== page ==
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IX.

Nu. xxiv. 21.

7, 8.

SERM. dom, which thought she had put her Neft

in the Rock, whether none could approach to hurt her ? and seem'd (in the Expref

sions of the Prophet) to say in her heart, Ifa. xlvii. I shall be a Lady for ever ; I am, and none

else beside me? Who knows, but that the mighty Hunter of Men may, from this moment, be oblig'd to forego his Chace ? may

find it come to his turn, to fly, and be pursu'd every where ? and have the Preys, which he hath violently seiz'd, ravish'd again out of his Hands! Who knows, but that the feveral Vi&tories which he hath meanly Stollen, or Purchas'd, may now, after a more fair and generous manner, be regain'd? and all the Laurels, he unjustly wears, be torn from his Temples, and plac'd on the Head of Another, who better deserves them ? Certain it is, that God hath already begun to do these great things for us ; which, unless we are wanting to our felves, he will as certainly finish. Already, since this Blow was given, we have seen the Happy Effects of it, in the Publick Confession of an Exhausted Exchequer, and a Languishing Credit : Evils, which,

God

God be thanked, are neither felt, nor
fear'd by Us at home, under the present
Vigilant and Wise Administration.

SERM,

IX.

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Do Thou, O God, we beseech Thee, go on to strengthen the thing which thou haft wrought for us ! Shem thy Servants thy Work, and their Children thy Glory! And Pfal. Ixvii. the Glorious Majesty of the Lord our God. be upon us ! Prosper thou the Work of our Pfal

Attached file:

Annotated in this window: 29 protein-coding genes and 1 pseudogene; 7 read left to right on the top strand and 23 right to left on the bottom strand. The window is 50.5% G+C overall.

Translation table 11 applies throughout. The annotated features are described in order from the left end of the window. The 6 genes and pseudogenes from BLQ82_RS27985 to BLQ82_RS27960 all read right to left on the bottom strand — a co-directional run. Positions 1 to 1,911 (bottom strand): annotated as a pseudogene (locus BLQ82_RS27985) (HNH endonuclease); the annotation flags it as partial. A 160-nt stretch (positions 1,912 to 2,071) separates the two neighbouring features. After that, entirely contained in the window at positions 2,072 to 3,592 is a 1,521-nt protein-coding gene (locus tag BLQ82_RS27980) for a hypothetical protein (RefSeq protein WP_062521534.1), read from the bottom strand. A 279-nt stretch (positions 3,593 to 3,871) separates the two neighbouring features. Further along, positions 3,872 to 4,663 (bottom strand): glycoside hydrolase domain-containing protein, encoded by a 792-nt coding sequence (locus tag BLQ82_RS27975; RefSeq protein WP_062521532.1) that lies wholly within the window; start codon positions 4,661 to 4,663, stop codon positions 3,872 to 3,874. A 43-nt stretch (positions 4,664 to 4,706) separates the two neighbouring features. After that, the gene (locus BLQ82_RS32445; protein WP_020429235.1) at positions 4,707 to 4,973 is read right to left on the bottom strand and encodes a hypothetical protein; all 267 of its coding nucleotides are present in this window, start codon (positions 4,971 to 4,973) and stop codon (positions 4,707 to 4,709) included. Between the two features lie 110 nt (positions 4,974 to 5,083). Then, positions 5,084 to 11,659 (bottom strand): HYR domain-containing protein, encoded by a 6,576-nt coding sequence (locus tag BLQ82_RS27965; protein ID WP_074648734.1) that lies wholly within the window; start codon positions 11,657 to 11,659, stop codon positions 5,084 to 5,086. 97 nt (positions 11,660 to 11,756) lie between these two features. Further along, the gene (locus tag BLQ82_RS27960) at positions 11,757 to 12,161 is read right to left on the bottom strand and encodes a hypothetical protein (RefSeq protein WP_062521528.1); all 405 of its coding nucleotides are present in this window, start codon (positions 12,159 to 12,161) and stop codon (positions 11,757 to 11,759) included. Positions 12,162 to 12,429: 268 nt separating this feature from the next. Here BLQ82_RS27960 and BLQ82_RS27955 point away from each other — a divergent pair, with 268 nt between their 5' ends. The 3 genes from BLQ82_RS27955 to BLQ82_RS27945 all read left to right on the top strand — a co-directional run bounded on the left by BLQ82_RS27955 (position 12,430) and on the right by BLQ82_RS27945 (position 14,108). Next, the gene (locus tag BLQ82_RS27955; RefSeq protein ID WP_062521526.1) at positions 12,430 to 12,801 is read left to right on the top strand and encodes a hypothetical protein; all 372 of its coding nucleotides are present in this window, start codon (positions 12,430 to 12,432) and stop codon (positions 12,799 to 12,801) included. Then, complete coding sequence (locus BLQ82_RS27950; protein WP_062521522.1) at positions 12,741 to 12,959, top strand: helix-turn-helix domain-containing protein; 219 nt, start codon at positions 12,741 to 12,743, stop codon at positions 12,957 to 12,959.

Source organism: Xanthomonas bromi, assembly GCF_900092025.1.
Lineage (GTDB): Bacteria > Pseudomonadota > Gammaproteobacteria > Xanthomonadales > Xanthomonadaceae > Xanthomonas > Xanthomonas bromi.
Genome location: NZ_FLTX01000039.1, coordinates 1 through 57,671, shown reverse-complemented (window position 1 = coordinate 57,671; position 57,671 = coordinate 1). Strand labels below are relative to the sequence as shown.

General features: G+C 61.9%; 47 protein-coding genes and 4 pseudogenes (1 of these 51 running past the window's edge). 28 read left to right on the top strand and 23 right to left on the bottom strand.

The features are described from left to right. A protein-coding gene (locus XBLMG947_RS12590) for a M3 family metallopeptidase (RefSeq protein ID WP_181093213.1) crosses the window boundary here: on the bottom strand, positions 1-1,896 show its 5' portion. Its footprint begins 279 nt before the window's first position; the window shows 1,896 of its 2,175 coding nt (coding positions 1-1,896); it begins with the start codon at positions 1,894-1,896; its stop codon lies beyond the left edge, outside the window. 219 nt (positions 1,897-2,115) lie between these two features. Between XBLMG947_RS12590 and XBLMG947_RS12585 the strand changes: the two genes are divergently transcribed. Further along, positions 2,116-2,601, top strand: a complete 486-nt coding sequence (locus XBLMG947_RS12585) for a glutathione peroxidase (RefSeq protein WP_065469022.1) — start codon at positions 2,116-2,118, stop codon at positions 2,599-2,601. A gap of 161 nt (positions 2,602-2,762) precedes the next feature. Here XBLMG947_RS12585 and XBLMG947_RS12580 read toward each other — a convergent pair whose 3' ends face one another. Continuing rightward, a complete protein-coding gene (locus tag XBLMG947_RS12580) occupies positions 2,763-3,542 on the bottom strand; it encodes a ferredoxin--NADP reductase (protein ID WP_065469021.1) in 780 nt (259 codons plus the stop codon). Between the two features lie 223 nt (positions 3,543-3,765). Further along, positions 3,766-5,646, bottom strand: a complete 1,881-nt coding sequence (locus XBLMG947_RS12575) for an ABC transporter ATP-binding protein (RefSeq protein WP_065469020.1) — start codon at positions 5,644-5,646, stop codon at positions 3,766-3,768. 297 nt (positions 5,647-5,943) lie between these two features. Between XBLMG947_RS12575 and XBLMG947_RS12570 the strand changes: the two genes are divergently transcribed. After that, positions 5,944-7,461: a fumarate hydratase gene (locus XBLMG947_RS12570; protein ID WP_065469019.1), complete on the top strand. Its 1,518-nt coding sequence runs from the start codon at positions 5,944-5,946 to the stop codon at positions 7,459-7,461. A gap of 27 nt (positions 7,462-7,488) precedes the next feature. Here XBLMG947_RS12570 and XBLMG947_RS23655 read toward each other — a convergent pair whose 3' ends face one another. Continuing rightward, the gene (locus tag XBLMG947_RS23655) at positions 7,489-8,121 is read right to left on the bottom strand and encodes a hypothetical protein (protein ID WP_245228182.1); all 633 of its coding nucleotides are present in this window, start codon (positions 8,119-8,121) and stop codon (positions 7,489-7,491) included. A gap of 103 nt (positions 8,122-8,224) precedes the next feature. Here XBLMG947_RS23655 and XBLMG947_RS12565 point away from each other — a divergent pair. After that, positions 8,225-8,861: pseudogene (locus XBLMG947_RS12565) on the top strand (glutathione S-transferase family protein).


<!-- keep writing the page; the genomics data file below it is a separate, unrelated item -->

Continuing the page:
. xc. Hani's upon us ! 0, prosper thou our handy-16

, 17. work.

28.

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A

SE R M O N,

Preach'd before the

QUE EN

At St. JAMES's CHAPEL,

On Friday, MARCH 23. 1704-5.

MATTH. xiv. 23. When he had sent the Multitude

away,
be went up into a Mountain, apart,
to Pray.

T hath been disputed, which is a serM.
State of greater Perfection, the

Social, or the Solitary; whereas, in truth, neither of these Estates is com

pleat

X.

X.

SERM. pleat without the Other; as the Example

of our Blessed Lord (the Unerring Test and Measure of Perfection) informs us. His Life, (which ought to be the Partern of Ours) was a Mixture of Contemplation and Action, of Austerity and Freedom : We find him often, where the greatest Concourse was, in the MarketPlaces, in the Synagogues, and at Festival Entertainments; and we find him also retiring from the Crowd into a Defert, or a Garden, and there employing himself in all kinds of Religious Exercise, and Intercourse with God, "in Fasting, Meditation, and Prayer. In Imitation of His Spotless Example, we may, doubtless, lead Publick Lives, Innocently, and Usefully;. Conversing with Men, and doing good to them; mutually fowing, and reaping the several Comforts and Advantages of Human Society. But because the Pleasures of Conversation, when too freely tasted, are Intoxicating, and Dangerous; because the Temptations we there meet with are many and mighty ; and even where the Spirit is Willing to resist, yet the Flesh is often

Weak;

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